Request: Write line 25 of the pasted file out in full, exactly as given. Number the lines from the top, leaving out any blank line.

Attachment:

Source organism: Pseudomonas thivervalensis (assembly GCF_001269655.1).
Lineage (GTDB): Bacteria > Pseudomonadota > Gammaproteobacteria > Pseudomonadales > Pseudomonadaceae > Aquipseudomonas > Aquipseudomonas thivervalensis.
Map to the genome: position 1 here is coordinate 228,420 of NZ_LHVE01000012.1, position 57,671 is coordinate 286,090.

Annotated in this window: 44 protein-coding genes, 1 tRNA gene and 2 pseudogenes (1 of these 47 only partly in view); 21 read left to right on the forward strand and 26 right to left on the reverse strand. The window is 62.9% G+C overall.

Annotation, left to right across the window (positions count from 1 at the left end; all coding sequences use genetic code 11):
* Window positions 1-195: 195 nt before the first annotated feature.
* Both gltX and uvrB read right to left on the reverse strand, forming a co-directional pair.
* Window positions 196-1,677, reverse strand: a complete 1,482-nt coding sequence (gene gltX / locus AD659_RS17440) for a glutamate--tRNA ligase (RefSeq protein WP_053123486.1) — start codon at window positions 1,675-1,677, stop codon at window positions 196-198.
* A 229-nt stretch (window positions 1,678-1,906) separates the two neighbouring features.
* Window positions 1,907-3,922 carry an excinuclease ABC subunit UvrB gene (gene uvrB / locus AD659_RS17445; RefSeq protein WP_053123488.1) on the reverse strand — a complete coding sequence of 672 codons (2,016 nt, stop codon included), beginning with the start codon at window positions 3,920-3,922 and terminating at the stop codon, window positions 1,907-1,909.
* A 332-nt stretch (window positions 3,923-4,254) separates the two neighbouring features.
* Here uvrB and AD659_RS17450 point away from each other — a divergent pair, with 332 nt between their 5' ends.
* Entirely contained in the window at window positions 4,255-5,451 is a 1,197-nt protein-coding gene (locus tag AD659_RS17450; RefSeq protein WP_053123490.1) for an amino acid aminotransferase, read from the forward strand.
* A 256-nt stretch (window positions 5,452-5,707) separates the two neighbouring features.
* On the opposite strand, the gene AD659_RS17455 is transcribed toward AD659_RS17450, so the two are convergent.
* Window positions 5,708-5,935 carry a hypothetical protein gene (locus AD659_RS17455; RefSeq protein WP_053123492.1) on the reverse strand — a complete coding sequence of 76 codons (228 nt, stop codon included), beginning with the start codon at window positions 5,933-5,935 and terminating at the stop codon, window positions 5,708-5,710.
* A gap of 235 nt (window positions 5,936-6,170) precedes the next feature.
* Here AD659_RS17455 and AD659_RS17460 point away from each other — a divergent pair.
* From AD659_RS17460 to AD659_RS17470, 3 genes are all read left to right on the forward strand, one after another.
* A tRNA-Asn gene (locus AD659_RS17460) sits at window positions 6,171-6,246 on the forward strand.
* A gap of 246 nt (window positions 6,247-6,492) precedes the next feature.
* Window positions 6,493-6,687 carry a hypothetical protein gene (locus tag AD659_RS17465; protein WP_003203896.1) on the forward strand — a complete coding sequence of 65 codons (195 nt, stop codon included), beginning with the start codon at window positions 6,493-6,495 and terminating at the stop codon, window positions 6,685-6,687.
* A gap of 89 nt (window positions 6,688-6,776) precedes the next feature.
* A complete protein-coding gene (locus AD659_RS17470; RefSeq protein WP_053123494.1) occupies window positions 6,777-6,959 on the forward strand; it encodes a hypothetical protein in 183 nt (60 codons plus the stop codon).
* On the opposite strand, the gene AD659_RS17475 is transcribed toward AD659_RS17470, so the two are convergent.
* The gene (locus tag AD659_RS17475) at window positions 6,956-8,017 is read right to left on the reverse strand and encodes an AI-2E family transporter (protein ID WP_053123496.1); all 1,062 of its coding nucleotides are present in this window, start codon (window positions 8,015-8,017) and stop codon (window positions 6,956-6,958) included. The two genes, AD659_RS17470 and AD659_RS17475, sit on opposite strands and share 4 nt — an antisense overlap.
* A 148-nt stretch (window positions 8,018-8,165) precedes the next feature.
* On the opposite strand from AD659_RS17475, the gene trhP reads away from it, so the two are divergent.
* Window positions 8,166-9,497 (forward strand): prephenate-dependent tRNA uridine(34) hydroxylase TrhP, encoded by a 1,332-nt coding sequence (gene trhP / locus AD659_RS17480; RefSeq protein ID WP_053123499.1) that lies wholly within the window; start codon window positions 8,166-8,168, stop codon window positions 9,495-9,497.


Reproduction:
* On the opposite strand, the gene AD659_RS17475 is transcribed toward AD659_RS17470, so the two are convergent.